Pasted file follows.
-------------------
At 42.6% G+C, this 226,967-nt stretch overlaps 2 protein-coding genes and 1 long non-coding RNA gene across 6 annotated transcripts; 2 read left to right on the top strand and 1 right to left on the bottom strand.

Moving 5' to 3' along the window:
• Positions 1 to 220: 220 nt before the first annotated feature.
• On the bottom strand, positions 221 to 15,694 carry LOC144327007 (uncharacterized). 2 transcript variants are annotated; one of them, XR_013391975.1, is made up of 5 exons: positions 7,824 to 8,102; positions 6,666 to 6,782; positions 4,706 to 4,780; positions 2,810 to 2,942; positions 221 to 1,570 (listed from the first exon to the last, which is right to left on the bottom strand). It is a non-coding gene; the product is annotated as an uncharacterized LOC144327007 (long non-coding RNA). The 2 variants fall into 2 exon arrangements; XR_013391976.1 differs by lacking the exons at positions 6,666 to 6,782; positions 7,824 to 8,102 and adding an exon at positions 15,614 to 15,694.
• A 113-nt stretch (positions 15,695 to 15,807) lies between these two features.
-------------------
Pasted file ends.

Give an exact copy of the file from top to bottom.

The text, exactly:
At 42.6% G+C, this 226,967-nt stretch overlaps 2 protein-coding genes and 1 long non-coding RNA gene across 6 annotated transcripts; 2 read left to right on the top strand and 1 right to left on the bottom strand.

Moving 5' to 3' along the window:
• Positions 1 to 220: 220 nt before the first annotated feature.
• On the bottom strand, positions 221 to 15,694 carry LOC144327007 (uncharacterized). 2 transcript variants are annotated; one of them, XR_013391975.1, is made up of 5 exons: positions 7,824 to 8,102; positions 6,666 to 6,782; positions 4,706 to 4,780; positions 2,810 to 2,942; positions 221 to 1,570 (listed from the first exon to the last, which is right to left on the bottom strand). It is a non-coding gene; the product is annotated as an uncharacterized LOC144327007 (long non-coding RNA). The 2 variants fall into 2 exon arrangements; XR_013391976.1 differs by lacking the exons at positions 6,666 to 6,782; positions 7,824 to 8,102 and adding an exon at positions 15,614 to 15,694.
• A 113-nt stretch (positions 15,695 to 15,807) lies between these two features.